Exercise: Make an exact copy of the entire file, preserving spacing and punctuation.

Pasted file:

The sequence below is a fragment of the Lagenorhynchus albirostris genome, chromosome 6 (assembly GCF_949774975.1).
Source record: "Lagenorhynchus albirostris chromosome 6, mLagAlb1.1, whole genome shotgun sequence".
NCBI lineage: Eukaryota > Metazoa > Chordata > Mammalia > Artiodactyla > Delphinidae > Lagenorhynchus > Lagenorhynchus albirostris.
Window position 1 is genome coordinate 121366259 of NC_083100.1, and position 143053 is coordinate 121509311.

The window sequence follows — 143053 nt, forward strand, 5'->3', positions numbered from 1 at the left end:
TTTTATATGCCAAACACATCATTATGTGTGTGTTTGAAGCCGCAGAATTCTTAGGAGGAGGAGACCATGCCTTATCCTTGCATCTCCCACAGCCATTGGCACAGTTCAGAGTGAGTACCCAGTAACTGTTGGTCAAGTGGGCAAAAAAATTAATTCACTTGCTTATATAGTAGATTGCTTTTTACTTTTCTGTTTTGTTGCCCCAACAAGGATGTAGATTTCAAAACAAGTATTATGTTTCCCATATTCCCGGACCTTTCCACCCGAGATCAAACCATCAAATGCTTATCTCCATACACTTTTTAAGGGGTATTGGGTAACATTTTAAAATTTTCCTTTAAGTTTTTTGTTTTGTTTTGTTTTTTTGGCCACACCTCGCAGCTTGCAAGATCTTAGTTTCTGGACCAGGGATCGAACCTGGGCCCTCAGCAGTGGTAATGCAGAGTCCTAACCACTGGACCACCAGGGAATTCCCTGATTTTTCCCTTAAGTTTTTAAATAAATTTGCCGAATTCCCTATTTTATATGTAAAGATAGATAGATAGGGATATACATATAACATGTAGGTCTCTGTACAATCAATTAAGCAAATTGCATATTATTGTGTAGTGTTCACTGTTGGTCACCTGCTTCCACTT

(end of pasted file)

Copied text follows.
The sequence below is a fragment of the Lagenorhynchus albirostris genome, chromosome 6 (assembly GCF_949774975.1).
Source record: "Lagenorhynchus albirostris chromosome 6, mLagAlb1.1, whole genome shotgun sequence".
NCBI lineage: Eukaryota > Metazoa > Chordata > Mammalia > Artiodactyla > Delphinidae > Lagenorhynchus > Lagenorhynchus albirostris.
Window position 1 is genome coordinate 121366259 of NC_083100.1, and position 143053 is coordinate 121509311.

The window sequence follows — 143053 nt, forward strand, 5'->3', positions numbered from 1 at the left end:
TTTTATATGCCAAACACATCATTATGTGTGTGTTTGAAGCCGCAGAATTCTTAGGAGGAGGAGACCATGCCTTATCCTTGCATCTCCCACAGCCATTGGCACAGTTCAGAGTGAGTACCCAGTAACTGTTGGTCAAGTGGGCAAAAAAATTAATTCACTTGCTTATATAGTAGATTGCTTTTTACTTTTCTGTTTTGTTGCCCCAACAAGGATGTAGATTTCAAAACAAGTATTATGTTTCCCATATTCCCGGACCTTTCCACCCGAGATCAAACCATCAAATGCTTATCTCCATACACTTTTTAAGGGGTATTGGGTAACATTTTAAAATTTTCCTTTAAGTTTTTTGTTTTGTTTTGTTTTTTTGGCCACACCTCGCAGCTTGCAAGATCTTAGTTTCTGGACCAGGGATCGAACCTGGGCCCTCAGCAGTGGTAATGCAGAGTCCTAACCACTGGACCACCAGGGAATTCCCTGATTTTTCCCTTAAGTTTTTAAATAAATTTGCCGAATTCCCTATTTTATATGTAAAGATAGATAGATAGGGATATACATATAACATGTAGGTCTCTGTACAATCAATTAAGCAAATTGCATATTATTGTGTAGTGTTCACTGTTGGTCACCTGCTTCCACTT